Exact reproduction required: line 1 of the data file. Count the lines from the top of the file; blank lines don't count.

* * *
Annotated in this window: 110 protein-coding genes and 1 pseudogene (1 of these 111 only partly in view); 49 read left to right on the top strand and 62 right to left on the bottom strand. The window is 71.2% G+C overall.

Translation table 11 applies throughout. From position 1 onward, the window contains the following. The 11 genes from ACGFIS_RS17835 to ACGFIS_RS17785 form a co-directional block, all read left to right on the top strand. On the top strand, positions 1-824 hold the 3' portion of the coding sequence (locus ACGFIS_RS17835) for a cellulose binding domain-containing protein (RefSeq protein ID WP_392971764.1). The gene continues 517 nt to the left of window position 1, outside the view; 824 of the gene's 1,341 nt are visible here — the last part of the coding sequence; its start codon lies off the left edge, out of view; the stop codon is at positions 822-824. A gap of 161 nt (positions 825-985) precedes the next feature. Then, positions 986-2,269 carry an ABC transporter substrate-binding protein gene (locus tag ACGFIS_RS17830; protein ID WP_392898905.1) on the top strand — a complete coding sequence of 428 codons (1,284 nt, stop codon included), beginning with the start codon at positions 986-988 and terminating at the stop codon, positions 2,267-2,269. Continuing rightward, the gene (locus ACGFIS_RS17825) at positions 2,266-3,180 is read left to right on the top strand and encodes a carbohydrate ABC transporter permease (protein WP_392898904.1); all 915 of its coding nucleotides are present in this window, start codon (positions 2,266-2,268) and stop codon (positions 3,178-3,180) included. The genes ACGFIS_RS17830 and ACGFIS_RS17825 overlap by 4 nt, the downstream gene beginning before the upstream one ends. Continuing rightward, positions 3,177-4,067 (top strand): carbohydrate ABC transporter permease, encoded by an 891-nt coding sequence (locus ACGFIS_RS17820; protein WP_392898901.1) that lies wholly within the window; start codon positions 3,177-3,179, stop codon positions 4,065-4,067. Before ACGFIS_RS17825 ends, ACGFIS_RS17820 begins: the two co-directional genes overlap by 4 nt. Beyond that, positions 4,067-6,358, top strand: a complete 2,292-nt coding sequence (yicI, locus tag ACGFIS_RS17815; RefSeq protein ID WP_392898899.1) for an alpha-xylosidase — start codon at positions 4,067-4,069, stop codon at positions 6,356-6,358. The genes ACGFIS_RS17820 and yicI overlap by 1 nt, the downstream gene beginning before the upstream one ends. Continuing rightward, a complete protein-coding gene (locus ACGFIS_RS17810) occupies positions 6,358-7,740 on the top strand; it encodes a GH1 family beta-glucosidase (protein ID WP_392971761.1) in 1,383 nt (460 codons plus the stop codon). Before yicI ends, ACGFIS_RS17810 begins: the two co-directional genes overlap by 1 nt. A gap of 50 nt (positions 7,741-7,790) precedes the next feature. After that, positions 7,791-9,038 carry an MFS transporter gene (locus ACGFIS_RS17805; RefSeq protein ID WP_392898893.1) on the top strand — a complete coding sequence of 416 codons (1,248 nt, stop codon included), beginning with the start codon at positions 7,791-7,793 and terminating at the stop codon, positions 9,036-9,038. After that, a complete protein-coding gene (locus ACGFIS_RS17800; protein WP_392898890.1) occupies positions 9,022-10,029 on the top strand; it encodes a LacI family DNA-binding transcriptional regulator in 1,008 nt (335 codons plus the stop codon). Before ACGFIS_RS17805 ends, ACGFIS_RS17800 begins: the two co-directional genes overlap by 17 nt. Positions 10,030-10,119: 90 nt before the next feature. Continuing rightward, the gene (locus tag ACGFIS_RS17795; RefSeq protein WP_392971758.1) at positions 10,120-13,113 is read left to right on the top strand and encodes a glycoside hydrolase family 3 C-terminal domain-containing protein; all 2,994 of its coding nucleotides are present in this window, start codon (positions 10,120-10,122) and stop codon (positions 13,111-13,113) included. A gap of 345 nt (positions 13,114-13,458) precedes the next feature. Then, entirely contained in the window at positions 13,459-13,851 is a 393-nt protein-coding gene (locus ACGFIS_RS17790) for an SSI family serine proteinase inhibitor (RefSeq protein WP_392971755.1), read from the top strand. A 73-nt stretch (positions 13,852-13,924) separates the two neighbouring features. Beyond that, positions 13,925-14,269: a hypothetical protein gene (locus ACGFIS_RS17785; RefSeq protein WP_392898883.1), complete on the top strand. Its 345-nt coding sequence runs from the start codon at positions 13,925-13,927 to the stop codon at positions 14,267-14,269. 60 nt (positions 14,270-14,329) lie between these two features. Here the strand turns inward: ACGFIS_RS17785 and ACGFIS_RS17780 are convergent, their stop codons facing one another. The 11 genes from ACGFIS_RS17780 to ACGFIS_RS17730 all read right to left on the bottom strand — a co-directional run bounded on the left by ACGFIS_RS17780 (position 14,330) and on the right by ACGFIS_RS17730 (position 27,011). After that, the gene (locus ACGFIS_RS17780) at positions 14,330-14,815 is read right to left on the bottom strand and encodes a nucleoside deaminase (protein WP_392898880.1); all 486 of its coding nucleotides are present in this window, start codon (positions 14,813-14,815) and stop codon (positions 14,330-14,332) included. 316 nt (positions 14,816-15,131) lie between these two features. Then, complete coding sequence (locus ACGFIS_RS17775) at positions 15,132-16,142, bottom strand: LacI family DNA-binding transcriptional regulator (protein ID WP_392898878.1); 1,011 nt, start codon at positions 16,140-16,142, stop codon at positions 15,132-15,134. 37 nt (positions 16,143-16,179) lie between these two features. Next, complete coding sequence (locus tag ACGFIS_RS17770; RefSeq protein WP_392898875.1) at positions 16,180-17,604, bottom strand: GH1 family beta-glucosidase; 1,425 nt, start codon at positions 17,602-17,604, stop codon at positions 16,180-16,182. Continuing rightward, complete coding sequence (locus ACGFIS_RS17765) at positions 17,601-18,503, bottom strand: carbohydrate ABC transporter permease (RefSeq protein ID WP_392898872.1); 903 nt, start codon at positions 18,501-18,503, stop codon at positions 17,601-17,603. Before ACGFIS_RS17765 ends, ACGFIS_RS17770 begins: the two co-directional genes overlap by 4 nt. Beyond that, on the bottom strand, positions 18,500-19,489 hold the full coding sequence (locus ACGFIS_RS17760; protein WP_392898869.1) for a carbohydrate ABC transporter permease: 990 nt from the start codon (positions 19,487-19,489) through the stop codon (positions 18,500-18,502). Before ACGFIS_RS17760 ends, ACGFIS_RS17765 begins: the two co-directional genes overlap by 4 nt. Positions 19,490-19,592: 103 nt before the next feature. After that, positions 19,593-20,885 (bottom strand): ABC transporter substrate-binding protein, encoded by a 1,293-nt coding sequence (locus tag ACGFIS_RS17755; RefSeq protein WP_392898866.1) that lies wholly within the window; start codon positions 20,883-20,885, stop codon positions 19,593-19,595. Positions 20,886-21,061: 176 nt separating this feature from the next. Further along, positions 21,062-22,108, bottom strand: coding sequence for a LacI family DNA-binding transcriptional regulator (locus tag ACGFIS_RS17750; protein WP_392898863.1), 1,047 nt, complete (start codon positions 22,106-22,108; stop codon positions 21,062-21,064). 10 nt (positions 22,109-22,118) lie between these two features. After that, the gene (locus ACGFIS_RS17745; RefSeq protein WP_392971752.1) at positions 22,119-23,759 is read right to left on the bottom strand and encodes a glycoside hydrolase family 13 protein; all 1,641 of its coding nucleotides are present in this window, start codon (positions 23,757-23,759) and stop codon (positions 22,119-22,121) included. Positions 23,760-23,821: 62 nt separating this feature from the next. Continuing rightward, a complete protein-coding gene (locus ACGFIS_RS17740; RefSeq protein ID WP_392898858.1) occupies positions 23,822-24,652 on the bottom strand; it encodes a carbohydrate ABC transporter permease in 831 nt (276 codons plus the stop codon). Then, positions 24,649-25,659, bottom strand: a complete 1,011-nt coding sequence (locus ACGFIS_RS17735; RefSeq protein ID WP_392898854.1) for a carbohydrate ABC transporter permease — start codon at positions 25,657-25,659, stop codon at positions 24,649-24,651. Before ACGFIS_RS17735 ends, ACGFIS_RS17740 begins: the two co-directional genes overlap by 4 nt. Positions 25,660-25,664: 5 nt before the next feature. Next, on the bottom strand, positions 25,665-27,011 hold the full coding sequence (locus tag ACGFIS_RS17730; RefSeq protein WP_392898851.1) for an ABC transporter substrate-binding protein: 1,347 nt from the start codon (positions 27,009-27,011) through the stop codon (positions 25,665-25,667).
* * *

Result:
Annotated in this window: 110 protein-coding genes and 1 pseudogene (1 of these 111 only partly in view); 49 read left to right on the top strand and 62 right to left on the bottom strand. The window is 71.2% G+C overall.